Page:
We might not be drinking more overall during the pandemic, but there’s one group of Australians whose habits are deeply concerning: Women.
Already, women have been closing the consumption gap between the genders – men traditionally being the bigger drinkers.
The effects of the global pandemic – job losses and insecurity, home schooling and all the stress that comes with a life-altering event – have manifested in higher alcohol consumption rates among women.
Nicole Lee is Adjunct Professor at the National Drug Research Institute, and said while overall, the alcohol habits of Australians have remained fairly steady, it was a completely different story for women.
Women’s drinking has increased substantially, Dr Lee told The New Daily.
“There’s a number of studies that have linked that to additional home duties – trying to juggle working from home with homeschooling, and typically those kinds of activities fall to women in the family and now there’s extra pressure,” Dr Lee said.
“It does look like women are much more affected, and then also their mental health is being affected by that as well.”
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A similar trend was noted by a team from La Trobe University, in a paper published on Tuesday.
Its authors noted: “In the context of COVID-19, large proportions of the population have been required to work from home and supervise their child/ren’s remote learning.
This timeline of Australian alcohol-relevant COVID restrictions is a useful tool for Australian researchers looking at the potential impact of restrictions on consumption and for international researchers to compare Australian restrictions with theirs. https://t.co/CoOkbZASSN pic.twitter.com/JKOHNmlSHR
— CAPRAustralia (@CAPRAustralia) September 16, 2020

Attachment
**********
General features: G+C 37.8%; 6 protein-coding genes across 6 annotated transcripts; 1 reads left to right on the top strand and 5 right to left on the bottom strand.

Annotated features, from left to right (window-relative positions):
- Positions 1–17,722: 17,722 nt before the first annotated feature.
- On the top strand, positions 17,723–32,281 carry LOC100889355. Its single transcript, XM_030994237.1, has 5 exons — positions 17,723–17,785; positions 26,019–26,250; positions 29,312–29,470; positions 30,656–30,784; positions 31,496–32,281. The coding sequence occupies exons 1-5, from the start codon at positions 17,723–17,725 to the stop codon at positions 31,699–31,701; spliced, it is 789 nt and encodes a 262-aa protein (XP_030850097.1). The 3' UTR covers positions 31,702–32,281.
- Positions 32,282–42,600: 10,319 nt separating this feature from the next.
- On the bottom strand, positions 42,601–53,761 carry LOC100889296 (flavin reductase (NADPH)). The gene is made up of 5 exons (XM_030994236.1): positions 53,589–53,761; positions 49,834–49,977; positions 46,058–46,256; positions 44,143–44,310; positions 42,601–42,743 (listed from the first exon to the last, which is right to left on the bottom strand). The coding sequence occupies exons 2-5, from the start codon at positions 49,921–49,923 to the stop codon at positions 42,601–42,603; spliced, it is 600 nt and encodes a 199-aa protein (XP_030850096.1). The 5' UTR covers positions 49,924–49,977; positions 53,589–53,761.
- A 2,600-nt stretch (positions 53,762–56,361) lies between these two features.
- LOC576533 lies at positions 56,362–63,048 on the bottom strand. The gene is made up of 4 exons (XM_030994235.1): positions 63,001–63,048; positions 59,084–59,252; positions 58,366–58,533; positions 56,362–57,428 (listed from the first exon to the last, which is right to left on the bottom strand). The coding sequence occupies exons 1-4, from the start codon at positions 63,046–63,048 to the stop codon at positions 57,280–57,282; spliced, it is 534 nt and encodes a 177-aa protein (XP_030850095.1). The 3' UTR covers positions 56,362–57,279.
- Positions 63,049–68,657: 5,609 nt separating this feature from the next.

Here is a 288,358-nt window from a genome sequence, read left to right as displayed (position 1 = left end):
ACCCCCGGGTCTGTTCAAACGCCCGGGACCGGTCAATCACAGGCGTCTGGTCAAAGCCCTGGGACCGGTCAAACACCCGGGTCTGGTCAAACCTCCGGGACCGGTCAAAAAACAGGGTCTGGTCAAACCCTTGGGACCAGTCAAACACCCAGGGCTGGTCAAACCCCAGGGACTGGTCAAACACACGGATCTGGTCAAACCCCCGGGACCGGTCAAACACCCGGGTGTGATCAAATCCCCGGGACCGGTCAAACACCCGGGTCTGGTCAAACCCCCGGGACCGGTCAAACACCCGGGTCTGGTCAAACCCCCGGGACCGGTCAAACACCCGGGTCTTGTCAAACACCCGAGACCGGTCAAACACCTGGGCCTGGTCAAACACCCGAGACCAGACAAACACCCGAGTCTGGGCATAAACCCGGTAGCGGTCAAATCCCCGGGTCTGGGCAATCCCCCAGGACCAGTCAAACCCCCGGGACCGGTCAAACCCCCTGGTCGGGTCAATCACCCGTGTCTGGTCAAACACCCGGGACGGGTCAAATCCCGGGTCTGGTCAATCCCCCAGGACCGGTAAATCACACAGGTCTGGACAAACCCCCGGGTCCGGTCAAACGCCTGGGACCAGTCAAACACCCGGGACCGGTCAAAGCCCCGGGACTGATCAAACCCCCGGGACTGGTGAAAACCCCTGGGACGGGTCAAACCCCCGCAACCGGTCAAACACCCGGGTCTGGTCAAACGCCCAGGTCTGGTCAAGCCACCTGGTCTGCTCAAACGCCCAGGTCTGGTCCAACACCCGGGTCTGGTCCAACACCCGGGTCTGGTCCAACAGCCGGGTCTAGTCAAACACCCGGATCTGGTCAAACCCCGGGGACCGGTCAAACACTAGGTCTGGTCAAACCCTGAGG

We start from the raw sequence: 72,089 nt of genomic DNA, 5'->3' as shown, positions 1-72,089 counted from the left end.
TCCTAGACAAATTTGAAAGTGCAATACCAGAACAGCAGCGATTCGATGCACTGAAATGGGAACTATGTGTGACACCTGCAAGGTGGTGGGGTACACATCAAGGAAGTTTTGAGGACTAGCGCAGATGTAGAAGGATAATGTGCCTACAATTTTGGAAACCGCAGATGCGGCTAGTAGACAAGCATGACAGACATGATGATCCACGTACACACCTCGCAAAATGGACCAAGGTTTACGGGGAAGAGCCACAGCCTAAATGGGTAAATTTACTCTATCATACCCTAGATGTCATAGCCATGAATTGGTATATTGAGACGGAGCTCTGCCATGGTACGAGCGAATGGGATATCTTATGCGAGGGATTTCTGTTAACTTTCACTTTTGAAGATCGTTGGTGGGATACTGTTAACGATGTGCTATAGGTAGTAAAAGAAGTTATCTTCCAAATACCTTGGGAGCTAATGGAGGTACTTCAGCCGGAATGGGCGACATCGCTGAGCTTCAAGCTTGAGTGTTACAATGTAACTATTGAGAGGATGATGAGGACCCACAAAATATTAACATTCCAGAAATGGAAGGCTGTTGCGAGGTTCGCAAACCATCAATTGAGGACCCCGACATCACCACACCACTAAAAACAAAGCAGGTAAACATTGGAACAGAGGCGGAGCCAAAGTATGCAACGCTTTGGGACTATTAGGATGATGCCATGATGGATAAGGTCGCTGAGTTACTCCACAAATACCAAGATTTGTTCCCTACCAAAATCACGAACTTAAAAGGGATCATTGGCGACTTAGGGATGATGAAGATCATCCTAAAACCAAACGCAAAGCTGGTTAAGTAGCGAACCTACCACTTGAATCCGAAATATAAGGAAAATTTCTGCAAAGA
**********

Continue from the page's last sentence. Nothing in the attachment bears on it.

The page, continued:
“Recent polls suggest increased psychological distress among parents, particularly mothers, who are more likely to bear the burden of
multiple roles as workers, parents and teacher’s aides – which may translate to increases in consumption.”
The report also highlighted an Australian study from the Global Financial Crisis in 2008, where it found men were more likely to turn to the bottle to cope with stress – perhaps related to job loss or financial strain.
Women, however, went to relationships with friends and family to get them through it.
The pandemic and social distancing has made those relationships ever more difficult to maintain.
The La Trobe University study said more research is needed to fully understand the pandemic’s influence on people’s at-home drinking habits. Researchers said it had been hard to fully quantify the amount of drinking happening behind closed doors.
Many of the contributing factors to women’s increased stress during the pandemic are entrenched in society – women shouldering the majority of domestic work, child care and working in less-secure industries than men.
Dr Lee acknowledges changing that will take “more time than we have”.
What we can do now, is raise awareness of the support that is available to women, and to anyone who might be struggling with their alcohol intake.
“It’s not just a matter of drinking increasing, there’s a whole range of knock-on effects to that as well, that are going to be difficult for the people involved but also for their community,” Dr Lee said.
“We’re going to have pressure on the mental health system.”
Dr Lee, who is also on the board of Hello Sunday Morning, said there were plenty of online resources that would enable people to access them at their own pace and in the privacy of their homes.
She said not everyone would find themselves in the situation where they needed to access drug and alcohol support – they might have just found themselves drinking more than usual, and need support pulling that back to a level they’re happier with.
If you or someone you know needs help with their drinking, try these resources: